Neurosurgeons are beneficial for the soft tissue injury case because they appreciate that soft tissue injuries can have serious complications which may not benefit from surgery. They usually are conservative in nature and will write supportive reports. Their role is limited in the management of the non-surgical case but their input is well respected in the insurance industry.
The craniomandibular specialist is usually a dentist who is comfortable in the management of the temporomandibular joint (TMJ) disorders. Not all dentists manage TMJ and not all should. Like any subspecialty it requires additional training and is not for the general dental practitioner. Management of TMJ may involve physical therapy, chiropractic, surgery or the use of prosthetic devices,
The benefit of this specialist is that TMJ disorders are a common result of cervical acceleration/deceleration injuries. While the exact mechanism of injury is not clear, the TMJ specialist has the knowledge and expertise to manage this common disorder. When they are familiar with the medicolegal relationship the reports can be of great value in your settlement efforts.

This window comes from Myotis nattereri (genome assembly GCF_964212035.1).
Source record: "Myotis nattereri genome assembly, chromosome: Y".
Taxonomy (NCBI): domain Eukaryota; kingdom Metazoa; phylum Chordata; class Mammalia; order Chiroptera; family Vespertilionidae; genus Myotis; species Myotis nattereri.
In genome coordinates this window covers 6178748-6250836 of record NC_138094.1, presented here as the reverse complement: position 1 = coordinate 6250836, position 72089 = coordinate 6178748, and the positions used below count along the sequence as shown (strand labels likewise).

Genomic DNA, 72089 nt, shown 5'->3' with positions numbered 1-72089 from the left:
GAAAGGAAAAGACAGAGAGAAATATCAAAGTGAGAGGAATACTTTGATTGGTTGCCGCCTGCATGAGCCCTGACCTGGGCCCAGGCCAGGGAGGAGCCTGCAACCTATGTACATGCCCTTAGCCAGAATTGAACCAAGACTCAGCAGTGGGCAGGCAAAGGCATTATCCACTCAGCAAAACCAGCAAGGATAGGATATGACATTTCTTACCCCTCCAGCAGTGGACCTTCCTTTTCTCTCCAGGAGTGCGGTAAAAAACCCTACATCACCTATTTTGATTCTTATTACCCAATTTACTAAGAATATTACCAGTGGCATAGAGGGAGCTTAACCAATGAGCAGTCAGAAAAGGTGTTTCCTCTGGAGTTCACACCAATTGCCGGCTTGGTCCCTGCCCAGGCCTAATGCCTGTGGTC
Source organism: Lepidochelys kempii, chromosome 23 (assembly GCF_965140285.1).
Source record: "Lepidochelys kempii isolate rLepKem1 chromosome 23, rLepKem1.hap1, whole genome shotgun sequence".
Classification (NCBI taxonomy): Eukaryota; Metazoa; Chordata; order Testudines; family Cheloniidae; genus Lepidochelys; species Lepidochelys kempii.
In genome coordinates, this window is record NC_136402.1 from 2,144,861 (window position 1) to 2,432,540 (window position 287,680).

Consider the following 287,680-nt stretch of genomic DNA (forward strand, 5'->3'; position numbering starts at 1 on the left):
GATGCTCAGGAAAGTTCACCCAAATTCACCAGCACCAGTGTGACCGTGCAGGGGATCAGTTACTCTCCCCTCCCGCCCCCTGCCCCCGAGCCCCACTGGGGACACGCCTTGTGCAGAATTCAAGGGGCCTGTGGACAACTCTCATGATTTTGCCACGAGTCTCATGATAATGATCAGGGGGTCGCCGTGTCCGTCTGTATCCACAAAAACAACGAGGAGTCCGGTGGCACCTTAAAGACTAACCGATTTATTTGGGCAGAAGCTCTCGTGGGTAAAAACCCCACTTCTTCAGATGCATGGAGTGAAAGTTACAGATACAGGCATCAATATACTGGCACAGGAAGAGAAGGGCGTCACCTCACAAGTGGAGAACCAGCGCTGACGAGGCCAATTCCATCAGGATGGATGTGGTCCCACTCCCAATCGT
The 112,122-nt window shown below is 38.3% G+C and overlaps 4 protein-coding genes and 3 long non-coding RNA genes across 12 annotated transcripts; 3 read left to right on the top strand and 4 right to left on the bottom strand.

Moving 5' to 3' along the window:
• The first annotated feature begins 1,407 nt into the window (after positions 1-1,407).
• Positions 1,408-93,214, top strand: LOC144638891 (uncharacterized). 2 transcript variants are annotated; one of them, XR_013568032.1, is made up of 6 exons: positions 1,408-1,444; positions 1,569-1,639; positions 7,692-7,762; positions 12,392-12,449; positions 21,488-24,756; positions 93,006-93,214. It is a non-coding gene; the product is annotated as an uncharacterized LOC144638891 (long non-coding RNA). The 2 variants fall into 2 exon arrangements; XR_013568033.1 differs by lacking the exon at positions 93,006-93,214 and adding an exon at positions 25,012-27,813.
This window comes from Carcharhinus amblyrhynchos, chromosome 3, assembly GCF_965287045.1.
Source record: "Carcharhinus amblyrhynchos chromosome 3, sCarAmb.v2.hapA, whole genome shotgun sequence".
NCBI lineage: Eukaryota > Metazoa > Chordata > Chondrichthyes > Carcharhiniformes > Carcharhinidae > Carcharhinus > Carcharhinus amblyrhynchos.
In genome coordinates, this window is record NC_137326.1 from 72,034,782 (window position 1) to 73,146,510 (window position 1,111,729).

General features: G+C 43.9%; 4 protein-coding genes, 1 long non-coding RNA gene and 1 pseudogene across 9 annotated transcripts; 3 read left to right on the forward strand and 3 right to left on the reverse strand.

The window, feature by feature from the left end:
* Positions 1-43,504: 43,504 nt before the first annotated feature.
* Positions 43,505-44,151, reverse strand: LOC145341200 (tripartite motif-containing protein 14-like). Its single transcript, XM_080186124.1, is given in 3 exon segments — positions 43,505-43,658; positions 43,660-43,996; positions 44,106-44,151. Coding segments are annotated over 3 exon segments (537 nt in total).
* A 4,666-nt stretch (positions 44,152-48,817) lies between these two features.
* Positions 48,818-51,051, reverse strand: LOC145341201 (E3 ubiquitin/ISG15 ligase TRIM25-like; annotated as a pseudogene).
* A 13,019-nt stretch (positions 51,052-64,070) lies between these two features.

Physical therapist can play a vital role in the management of the soft tissue case and in pre and post surgical rehabilitation. By coordinating care with the gatekeeeper physician they can offer much needed treatment and documentation in the form of treatment notes. They are valuable in optimizing the results achieved by chiropractors when used towards the end of care with an emphasis towards the re-conditioning of deconditioned musculature. This deconditioning is a common sequelae to trauma as patients often undergo extended periods without physical exertion.
In many states physical therapists have direct access to patients in varying degrees. This reflects a legislative recognition of the improved and more comprehensive education of of physical therapists. As more and more states recognize the autonomy of physical therapists and their ability to self direct care we will see greater solo management by these qualified specialists. At this time, the majority of physical therapy providers acknowledge that direct access is a move in the right direction. They also acknowledge that not all therapists have the education and skills to differentially diagnose patients and rule-out conditions that are not within their diagnostic scope. Until that skill has matured, and it has been with new PTs earning doctorate level dgrees (DPT), it is best to have physical therapy care coordinated between the gatekeeper physician and the specific therapy provider.